CAMPAIGNS: Product Launch - PR is at the heart of Scios' recovery

Client: Scios, Inc. (Sunnyvale, CA)

PR Team: Edelman (New York)

Campaign: TurboBoosting Scios' Reputation and Shareholder Value

Time Frame: November 2000 - August 2001

Budget: About $400,000

When a biotech company has gone 18 years without an approved product,

the outlook can seem pretty grim.

However, in 1999, Scios felt it was finally its year when it presented

Natrecor to the FDA. The drug was designed to treat patients with acute

congestive heart failure, but the FDA did not approve Natrecor due to

questions about dosage. As a result, Scios stock dropped from $6.00 a share to $3.84 the very next day.


The new leadership at Scios, namely CEO Richard Brewer, knew that the

company needed to place an emphasis on research, which would appeal to

the concerns of the FDA.

Edelman was brought in to turn around what appeared to be a hopeless

situation, and was ambitiously charged with reinventing Scios' image,

and getting the word out about Natrecor. Don Hyman, SVP of Edelman's

corporate health practice, collaborated with Wendy Carhart, associate

director of IR and corporate communications at Scios, to prepare the

market for the drug. "Scios has always been known as scientifically

strong, but it never seemed to get the business side across the finish

line before," explains Carhart.

Confident that Natrecor would pass the FDA on a second try, Edelman knew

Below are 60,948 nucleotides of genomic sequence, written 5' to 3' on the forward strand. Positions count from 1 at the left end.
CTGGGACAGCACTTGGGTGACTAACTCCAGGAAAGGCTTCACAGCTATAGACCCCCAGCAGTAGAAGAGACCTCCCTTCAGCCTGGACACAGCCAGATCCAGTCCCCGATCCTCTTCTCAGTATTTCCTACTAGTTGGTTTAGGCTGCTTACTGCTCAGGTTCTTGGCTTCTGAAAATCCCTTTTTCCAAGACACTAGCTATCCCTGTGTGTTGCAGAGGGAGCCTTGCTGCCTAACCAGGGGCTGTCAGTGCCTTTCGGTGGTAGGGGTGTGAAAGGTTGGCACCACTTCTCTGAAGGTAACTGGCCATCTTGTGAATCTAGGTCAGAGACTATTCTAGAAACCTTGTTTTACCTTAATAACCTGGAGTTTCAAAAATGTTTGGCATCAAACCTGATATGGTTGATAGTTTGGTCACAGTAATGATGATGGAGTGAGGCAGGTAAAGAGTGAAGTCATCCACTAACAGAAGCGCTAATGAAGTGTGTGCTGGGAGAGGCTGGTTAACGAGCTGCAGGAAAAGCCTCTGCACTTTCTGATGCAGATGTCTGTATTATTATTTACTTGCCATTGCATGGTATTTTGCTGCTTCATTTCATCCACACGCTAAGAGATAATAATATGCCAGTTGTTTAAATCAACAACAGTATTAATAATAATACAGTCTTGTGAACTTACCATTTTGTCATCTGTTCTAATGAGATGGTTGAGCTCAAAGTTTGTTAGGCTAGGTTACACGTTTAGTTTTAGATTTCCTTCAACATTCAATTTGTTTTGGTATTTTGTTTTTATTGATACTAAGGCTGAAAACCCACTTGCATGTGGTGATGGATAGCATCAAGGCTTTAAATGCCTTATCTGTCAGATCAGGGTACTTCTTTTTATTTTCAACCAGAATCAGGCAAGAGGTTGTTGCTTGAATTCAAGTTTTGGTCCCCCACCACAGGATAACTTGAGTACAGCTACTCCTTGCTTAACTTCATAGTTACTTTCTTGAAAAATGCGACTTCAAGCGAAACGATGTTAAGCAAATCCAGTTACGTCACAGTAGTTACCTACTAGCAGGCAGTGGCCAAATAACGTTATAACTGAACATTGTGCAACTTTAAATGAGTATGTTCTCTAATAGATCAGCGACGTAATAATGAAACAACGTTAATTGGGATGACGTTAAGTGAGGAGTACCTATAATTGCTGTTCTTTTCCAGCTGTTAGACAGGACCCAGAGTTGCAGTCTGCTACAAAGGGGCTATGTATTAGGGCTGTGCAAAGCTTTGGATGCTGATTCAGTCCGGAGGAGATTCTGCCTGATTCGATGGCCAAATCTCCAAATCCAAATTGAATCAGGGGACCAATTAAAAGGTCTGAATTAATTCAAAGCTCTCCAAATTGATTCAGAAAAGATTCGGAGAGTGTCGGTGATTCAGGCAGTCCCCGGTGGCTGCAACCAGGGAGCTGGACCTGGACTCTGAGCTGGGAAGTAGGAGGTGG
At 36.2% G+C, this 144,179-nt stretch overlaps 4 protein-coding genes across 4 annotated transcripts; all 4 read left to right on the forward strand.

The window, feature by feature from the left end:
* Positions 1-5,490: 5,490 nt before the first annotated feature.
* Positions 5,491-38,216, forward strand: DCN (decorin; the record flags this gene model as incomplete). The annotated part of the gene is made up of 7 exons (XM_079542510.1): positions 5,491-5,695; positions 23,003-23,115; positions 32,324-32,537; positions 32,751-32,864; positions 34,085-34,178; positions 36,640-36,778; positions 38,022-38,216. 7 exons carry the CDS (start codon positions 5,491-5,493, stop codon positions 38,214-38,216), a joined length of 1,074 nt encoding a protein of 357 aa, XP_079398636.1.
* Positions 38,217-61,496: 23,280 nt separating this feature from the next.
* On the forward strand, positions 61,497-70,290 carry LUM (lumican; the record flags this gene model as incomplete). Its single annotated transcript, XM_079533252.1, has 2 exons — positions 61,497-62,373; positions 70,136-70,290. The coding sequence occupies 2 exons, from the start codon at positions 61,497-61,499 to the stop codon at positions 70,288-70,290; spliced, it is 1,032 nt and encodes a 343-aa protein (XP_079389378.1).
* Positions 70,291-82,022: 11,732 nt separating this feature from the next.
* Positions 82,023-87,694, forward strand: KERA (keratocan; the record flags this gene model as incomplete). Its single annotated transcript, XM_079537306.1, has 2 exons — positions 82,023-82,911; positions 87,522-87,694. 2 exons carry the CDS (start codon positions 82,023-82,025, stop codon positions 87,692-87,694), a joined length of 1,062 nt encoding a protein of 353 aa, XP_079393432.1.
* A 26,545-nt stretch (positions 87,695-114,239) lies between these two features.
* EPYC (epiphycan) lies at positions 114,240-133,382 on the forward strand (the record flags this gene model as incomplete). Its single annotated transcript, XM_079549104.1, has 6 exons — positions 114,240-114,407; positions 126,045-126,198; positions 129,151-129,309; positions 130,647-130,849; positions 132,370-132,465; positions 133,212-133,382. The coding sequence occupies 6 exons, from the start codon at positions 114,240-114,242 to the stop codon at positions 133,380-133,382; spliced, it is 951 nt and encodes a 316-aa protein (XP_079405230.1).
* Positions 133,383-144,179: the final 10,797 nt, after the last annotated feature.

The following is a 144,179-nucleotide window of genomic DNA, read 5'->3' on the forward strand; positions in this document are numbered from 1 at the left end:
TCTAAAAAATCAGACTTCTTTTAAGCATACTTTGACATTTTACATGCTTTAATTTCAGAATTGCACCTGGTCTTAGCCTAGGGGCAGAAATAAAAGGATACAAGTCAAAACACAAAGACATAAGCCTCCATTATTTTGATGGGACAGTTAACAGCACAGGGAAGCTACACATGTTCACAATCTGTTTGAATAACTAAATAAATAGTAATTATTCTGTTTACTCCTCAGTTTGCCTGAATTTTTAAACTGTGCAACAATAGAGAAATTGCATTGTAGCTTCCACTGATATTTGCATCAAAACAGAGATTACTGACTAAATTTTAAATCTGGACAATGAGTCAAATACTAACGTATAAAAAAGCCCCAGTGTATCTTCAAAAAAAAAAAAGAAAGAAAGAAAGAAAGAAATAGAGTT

that the key was to raise awareness of Scios with people who didn't know

that the company existed, as well as change the negative perception that

those who knew of Scios already had. Moreover, they needed to make sure

that Scios' clinical trials and research were understood clearly.


In November 2000, Natrecor was presented to the American Heart

Association (AHA), and Edelman optimized the press conference coverage.

Because the AHA is well respected, the agency was able to leverage this

reputation to sell the quality of Scios' data, primarily to the medical


"When doctors get excited, Wall Street gets excited," says Hyman.

Once the physicians got word of the validity and value of Natrecor,

investors' ears perked up, which in turn caught the attention of the

leading news media. Edelman also worked to improve search engine

positioning for Scios, organized analyst meetings and interviews, and

issued a VNR. Essentially, Edelman created "a wave of awareness" that

demonstrated Natrecor's benefits (easier breathing, primarily) in light

of the fact that in the past 14 years no new drugs have come out to

improve quality of life for those suffering from acute congestive heart



On August 10, 2001, Natrecor received final approval from the FDA, and

it became available nationwide only a few days later. In less than three

months, Natrecor had generated $4.5 million in sales before the

start of advertising. This was due in large part to the fact that

doctors already knew about the drug when it became available. Sales were

expected to exceed $10 million by the end of 2001.

For its work, Edelman was profiled in The New York Times, The Financial

Times, Investor Business, The Boston Globe, Reuters, and Dow Jones. The

agency also won the PRSA's Silver Anvil award for its promotion of

Natrecor and for boosting Scios as a company.


Scios is now looking to keep the momentum going through research and

validation. It will continue to document the importance of Natrecor, and

is also beginning to look at different uses for the drug. But, "we do

not want to be a one-trick pony," says Carhart.

Edelman has already begun working with Scios on a new drug called Scios

469 (until it is officially named), designed to treat rheumatory


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